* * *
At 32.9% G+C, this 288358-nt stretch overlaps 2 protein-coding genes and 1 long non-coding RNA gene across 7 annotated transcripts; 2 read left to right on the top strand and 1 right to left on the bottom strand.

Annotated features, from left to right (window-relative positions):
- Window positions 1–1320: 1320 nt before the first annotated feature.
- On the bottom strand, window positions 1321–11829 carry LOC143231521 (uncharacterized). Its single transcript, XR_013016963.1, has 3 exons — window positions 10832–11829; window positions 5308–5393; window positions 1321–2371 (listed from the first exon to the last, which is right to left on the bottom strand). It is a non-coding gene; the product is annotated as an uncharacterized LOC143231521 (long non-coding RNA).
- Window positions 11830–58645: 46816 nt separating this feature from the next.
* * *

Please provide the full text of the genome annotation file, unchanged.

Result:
At 32.9% G+C, this 288358-nt stretch overlaps 2 protein-coding genes and 1 long non-coding RNA gene across 7 annotated transcripts; 2 read left to right on the top strand and 1 right to left on the bottom strand.

Annotated features, from left to right (window-relative positions):
- Window positions 1–1320: 1320 nt before the first annotated feature.
- On the bottom strand, window positions 1321–11829 carry LOC143231521 (uncharacterized). Its single transcript, XR_013016963.1, has 3 exons — window positions 10832–11829; window positions 5308–5393; window positions 1321–2371 (listed from the first exon to the last, which is right to left on the bottom strand). It is a non-coding gene; the product is annotated as an uncharacterized LOC143231521 (long non-coding RNA).
- Window positions 11830–58645: 46816 nt separating this feature from the next.